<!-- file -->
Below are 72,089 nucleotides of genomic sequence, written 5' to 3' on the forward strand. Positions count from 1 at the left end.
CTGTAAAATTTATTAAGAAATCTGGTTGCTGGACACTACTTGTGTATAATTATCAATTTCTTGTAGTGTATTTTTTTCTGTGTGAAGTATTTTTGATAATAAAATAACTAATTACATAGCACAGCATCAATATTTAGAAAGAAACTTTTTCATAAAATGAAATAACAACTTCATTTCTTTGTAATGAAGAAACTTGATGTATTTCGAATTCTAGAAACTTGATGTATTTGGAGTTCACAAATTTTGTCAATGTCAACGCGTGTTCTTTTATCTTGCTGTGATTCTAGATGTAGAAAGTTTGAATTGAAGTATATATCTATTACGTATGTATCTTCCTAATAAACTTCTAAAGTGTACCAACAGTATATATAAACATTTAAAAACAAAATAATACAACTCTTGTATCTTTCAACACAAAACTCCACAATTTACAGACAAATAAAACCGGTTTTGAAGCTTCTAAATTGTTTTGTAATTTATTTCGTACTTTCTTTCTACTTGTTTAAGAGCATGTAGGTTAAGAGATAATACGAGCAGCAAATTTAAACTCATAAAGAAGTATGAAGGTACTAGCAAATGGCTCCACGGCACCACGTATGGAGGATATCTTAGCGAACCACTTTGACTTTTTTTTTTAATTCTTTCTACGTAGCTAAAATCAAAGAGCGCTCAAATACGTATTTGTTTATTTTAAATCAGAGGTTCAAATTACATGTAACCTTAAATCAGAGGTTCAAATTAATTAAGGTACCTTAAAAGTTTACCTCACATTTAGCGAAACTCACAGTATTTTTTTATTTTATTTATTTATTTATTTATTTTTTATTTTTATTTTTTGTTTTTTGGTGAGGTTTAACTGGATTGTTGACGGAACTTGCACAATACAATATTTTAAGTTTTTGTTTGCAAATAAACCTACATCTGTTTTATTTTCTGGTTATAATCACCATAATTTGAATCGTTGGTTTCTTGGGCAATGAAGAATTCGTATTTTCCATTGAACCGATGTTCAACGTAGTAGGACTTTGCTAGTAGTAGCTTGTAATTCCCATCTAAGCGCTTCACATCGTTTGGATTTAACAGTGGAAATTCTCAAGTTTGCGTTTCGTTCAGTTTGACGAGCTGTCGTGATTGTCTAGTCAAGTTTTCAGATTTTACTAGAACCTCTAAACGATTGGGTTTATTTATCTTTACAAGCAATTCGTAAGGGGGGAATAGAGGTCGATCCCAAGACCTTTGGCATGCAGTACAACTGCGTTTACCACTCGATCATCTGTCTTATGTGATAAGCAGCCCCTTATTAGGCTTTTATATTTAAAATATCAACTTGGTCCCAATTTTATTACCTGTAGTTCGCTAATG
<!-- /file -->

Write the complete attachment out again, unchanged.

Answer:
Below are 72,089 nucleotides of genomic sequence, written 5' to 3' on the forward strand. Positions count from 1 at the left end.
CTGTAAAATTTATTAAGAAATCTGGTTGCTGGACACTACTTGTGTATAATTATCAATTTCTTGTAGTGTATTTTTTTCTGTGTGAAGTATTTTTGATAATAAAATAACTAATTACATAGCACAGCATCAATATTTAGAAAGAAACTTTTTCATAAAATGAAATAACAACTTCATTTCTTTGTAATGAAGAAACTTGATGTATTTCGAATTCTAGAAACTTGATGTATTTGGAGTTCACAAATTTTGTCAATGTCAACGCGTGTTCTTTTATCTTGCTGTGATTCTAGATGTAGAAAGTTTGAATTGAAGTATATATCTATTACGTATGTATCTTCCTAATAAACTTCTAAAGTGTACCAACAGTATATATAAACATTTAAAAACAAAATAATACAACTCTTGTATCTTTCAACACAAAACTCCACAATTTACAGACAAATAAAACCGGTTTTGAAGCTTCTAAATTGTTTTGTAATTTATTTCGTACTTTCTTTCTACTTGTTTAAGAGCATGTAGGTTAAGAGATAATACGAGCAGCAAATTTAAACTCATAAAGAAGTATGAAGGTACTAGCAAATGGCTCCACGGCACCACGTATGGAGGATATCTTAGCGAACCACTTTGACTTTTTTTTTTAATTCTTTCTACGTAGCTAAAATCAAAGAGCGCTCAAATACGTATTTGTTTATTTTAAATCAGAGGTTCAAATTACATGTAACCTTAAATCAGAGGTTCAAATTAATTAAGGTACCTTAAAAGTTTACCTCACATTTAGCGAAACTCACAGTATTTTTTTATTTTATTTATTTATTTATTTATTTTTTATTTTTATTTTTTGTTTTTTGGTGAGGTTTAACTGGATTGTTGACGGAACTTGCACAATACAATATTTTAAGTTTTTGTTTGCAAATAAACCTACATCTGTTTTATTTTCTGGTTATAATCACCATAATTTGAATCGTTGGTTTCTTGGGCAATGAAGAATTCGTATTTTCCATTGAACCGATGTTCAACGTAGTAGGACTTTGCTAGTAGTAGCTTGTAATTCCCATCTAAGCGCTTCACATCGTTTGGATTTAACAGTGGAAATTCTCAAGTTTGCGTTTCGTTCAGTTTGACGAGCTGTCGTGATTGTCTAGTCAAGTTTTCAGATTTTACTAGAACCTCTAAACGATTGGGTTTATTTATCTTTACAAGCAATTCGTAAGGGGGGAATAGAGGTCGATCCCAAGACCTTTGGCATGCAGTACAACTGCGTTTACCACTCGATCATCTGTCTTATGTGATAAGCAGCCCCTTATTAGGCTTTTATATTTAAAATATCAACTTGGTCCCAATTTTATTACCTGTAGTTCGCTAATG